Pale Ale

I’ve been drinking my latest ale. This time I’ve devised my own recipe using extra pale barley malt extract, wheat extract and 3 varieties of hops; East Kent Goldings, Ahtanum and Hallertauer Hersbrucker. I decided to boil as much water as I can which is about 10 litres with the stock pot we have.

The final volume of beer is 23 litres which is what I’ve calculated the hop usage / bitterness for. To get roughly the right hop utilisation I’ve started the boil with 1.5KG of the extra light malt extract. If the malt is more concentrated in the boil than the final product will be then there is less utilization of the alpha acids from the hops, meaning the beer will be less bitter than I have calculated it for.

The hops came in 100g packets which is enough for two batches. There will be some left over but with some adjustments to this recipe I may well use some of them for dry hopping my next batch.

I went for a 90 minute boil starting with 40g of Goldings. With about 30-40 minutes of the boil left I decided to make a yeast starter for this one which I’m sure was beneficial. This was done by boiling 100ml of water and letting it to cool below 30C, add a tiny bit of sugar. Pitch the yeast and leave it for 15 minutes or so, give it a stir and leave it for another 15 minutes. The result is a load more yeast than you started with and it’s raring to go. I also sterilised the fermenter at this stage. At 15 minutes remaining I added a teaspoon of Irish Moss to the boil, a kilo of extra light malt extract and 500g of wheat extract (actually only 55% wheat as you can see above). With 10 minutes remaining I added 40g of Ahtanum and 40g of Hallertauer.

Hops measured and ready to go in…

Boiling away…

There wasn’t much need to stir this one a great deal. The boil was pretty vigorous and the hops were circulating the pot pretty well. The straining can take a while if you put the rest of the water through it too but I think it’s best to get everything out of the hops.

Once the wort had cooled to below 30C (it was nearly there anyway – I kept the remaining water cool outside) I put the lid on the fermenter which I’ve made a hole in. I put a beer paddle through the hole, attached a drill and went to town for a few minutes to make sure the wort was well aerated. I then pitched the yeast, took a hydrometer reading (compensating for temperature) and set the fermenter under the stairs for about 10 days starting at 22C. The last day or two were about 20C. The fermentation was fast and thorough from what I could tell. I did give it a bit of a stir after the first day but I don’t think that was even necessary.

When fermentation was complete I sterilised and primed the barrel. Using my new auto-syphon I transferred the ale to the barrel. The auto syphon is pretty good, its easy to start syphoning and easy to get it going again if it stops too. It works by pumping the inner tube, beer gets drawn in the outer tube but there is a valve at the bottom so when you push the inner tube down, the beer is forced through it. Do this a couple of times and the syphoning is on its way. It also has a longer tube so there is less chance of splashing the beer about and getting air in it which we don’t want at this stage.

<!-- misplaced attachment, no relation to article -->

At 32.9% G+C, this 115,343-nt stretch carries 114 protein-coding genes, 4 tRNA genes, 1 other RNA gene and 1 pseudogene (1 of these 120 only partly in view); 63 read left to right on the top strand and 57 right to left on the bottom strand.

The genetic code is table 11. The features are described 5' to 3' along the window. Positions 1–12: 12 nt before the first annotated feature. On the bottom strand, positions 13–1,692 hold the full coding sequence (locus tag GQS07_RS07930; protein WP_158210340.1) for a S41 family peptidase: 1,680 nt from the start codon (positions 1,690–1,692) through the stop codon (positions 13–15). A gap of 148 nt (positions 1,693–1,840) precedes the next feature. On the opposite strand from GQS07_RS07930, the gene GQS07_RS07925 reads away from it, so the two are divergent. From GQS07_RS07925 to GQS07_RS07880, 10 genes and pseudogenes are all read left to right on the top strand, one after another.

After about a week or so I started “sampling” the ale by pouring a pint at a time, fnishing the pint and pouring another one – only then can you make a real judgement if it’s ready or not. I wasn’t sure so I poured another pint;) One of the hardest things about home brewing is waiting until it’s ready!!! Actually as I write this it’s about 3 weeks after it was barreled and it’s getting better and better. I’m very pleased with the result, especially as it’s a recipe I have made up from scratch. There are some things I will adjust for the next batch though. Firstly I think the fermentation temp was a bit high causing some dicetyl which gives a bit of a sweet buttery taste. I don’t think that really fits in with the style of ale I like. I used Safale S-04 which can cause this to happen, I think actaully these falvours are dropping out a bit now it’s had some time to age. Next time I think i’ll use Safale US-05 and lower fermentation temps which should give it a bit more of a clean / crisp taste. This will probably help the hop flavours come through a bit more too. I’m just starting to get some of the herby / earthy flavours from the Hallertauer through which is really nice along side the sharp citrus edge from the Ahtanum. The OG was 1.047 and the final was 1.012 giving about 4.6% ABV. There is a slight haze in the final product from the wheat but you can tell it has cleared well of everything it should have done and I think the haze gives it a nice golden glow!

Next time I think I’ll probably add a tiny bit more Ahtanum in the end and dry hop with some of the Hallertauer and the Goldings. It could go with more bittering additions I think but the hops will have been open for some time by the time I do the next one. While they get older the Alpha acids reduce and the Beta acids increase giving you roughly the same bittering properties as you had in the first place. The only thing is, I’ve read that the Beta acids don’t require boiling to extract bitterness so you gain more bitterness from the late addition hops as well as the early bittering additions. I think i’ll keep the bitterness about where it is at the moment which is about 30EBU.

Until next time……cheers.

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